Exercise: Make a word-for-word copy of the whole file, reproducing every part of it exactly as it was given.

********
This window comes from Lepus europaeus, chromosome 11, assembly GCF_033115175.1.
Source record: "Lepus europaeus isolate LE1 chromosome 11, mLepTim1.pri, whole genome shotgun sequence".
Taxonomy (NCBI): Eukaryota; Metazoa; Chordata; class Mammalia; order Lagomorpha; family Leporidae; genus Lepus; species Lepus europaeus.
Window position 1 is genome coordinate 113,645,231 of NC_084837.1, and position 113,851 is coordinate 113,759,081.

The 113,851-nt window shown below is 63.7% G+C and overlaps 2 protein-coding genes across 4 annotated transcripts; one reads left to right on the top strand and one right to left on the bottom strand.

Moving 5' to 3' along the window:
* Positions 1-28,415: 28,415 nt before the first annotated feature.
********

This window comes from Lepus europaeus, chromosome 11, assembly GCF_033115175.1.
Source record: "Lepus europaeus isolate LE1 chromosome 11, mLepTim1.pri, whole genome shotgun sequence".
Taxonomy (NCBI): Eukaryota; Metazoa; Chordata; class Mammalia; order Lagomorpha; family Leporidae; genus Lepus; species Lepus europaeus.
Window position 1 is genome coordinate 113,645,231 of NC_084837.1, and position 113,851 is coordinate 113,759,081.

The 113,851-nt window shown below is 63.7% G+C and overlaps 2 protein-coding genes across 4 annotated transcripts; one reads left to right on the top strand and one right to left on the bottom strand.

Moving 5' to 3' along the window:
* Positions 1-28,415: 28,415 nt before the first annotated feature.